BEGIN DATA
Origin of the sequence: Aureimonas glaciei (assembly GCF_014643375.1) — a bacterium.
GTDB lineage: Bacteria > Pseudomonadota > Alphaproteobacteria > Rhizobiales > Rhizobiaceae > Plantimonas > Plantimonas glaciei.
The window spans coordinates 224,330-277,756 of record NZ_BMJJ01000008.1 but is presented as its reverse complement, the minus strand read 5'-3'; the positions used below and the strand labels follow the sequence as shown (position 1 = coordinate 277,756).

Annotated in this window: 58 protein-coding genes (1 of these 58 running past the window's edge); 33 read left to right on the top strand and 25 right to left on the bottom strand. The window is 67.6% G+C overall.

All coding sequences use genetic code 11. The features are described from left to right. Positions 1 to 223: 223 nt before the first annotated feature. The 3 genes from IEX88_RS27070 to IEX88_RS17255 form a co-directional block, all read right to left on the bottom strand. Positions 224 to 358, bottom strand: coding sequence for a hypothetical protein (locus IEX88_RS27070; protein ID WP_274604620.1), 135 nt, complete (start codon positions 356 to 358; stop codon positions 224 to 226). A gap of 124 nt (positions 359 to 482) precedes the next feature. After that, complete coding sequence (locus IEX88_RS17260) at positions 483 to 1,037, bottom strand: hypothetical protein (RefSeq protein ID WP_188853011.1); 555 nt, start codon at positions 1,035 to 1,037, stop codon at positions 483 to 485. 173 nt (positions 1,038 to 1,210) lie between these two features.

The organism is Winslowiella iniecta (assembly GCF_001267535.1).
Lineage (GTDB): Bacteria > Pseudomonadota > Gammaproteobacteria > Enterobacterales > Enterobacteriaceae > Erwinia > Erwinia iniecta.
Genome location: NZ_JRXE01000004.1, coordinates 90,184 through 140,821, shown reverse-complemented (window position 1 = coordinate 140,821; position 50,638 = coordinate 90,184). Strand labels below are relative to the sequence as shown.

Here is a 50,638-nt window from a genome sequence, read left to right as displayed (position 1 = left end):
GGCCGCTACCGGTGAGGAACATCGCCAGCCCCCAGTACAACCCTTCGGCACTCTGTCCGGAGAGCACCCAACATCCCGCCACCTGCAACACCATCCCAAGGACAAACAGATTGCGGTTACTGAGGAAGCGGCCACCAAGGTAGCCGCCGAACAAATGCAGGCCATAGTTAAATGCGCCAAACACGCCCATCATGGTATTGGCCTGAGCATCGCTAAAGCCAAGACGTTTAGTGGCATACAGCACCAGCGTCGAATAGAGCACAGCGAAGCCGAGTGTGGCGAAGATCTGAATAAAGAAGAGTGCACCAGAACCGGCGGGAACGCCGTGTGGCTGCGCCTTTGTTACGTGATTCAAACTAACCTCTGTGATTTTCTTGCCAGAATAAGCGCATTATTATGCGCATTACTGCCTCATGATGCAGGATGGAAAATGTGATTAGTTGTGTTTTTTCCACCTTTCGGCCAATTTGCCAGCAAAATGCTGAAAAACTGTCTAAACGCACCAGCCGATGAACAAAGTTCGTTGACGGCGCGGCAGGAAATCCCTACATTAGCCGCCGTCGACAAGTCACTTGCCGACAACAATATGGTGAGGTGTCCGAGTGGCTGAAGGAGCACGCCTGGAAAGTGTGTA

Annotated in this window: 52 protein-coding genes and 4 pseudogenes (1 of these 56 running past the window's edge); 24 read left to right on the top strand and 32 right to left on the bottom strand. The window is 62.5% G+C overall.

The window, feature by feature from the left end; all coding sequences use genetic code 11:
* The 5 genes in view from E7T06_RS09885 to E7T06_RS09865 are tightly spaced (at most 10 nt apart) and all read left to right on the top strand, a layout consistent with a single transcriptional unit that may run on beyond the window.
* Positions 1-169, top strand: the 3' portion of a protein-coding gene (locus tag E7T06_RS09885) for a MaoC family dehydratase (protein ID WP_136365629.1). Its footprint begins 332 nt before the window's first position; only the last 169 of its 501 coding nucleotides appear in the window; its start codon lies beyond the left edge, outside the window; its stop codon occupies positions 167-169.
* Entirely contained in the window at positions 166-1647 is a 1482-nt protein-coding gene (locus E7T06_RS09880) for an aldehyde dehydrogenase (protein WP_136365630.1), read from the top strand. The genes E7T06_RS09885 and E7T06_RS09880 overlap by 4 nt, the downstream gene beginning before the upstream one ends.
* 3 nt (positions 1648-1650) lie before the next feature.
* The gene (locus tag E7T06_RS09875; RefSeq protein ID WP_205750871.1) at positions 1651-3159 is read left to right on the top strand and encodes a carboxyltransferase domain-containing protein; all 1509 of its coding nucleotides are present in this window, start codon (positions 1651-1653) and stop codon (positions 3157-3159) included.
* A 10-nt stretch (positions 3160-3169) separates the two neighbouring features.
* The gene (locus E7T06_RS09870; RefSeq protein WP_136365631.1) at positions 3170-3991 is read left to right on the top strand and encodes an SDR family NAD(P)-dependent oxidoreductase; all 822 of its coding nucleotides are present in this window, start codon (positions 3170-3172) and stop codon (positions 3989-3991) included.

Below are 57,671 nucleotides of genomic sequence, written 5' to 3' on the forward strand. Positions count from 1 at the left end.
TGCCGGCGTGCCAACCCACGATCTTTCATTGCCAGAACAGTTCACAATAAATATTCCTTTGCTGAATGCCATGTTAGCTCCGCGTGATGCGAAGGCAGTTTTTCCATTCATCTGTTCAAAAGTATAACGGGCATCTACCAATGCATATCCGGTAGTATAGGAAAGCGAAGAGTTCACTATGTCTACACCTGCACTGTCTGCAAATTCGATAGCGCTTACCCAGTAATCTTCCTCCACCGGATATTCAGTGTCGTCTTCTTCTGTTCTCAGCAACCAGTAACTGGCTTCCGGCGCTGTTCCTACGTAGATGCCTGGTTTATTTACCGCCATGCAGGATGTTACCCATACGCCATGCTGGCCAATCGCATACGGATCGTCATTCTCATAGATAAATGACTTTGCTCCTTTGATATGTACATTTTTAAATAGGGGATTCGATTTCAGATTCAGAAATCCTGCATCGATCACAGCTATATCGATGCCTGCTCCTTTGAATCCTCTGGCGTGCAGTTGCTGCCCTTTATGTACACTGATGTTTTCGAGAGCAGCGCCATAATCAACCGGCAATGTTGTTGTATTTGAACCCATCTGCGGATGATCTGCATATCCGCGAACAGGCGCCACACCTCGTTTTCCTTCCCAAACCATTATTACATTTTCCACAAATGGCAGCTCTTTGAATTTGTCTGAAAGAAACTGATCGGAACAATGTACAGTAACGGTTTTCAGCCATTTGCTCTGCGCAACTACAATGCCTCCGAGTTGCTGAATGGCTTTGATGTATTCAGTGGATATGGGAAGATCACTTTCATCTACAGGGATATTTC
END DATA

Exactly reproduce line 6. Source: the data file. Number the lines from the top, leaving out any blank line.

The organism is Winslowiella iniecta (assembly GCF_001267535.1).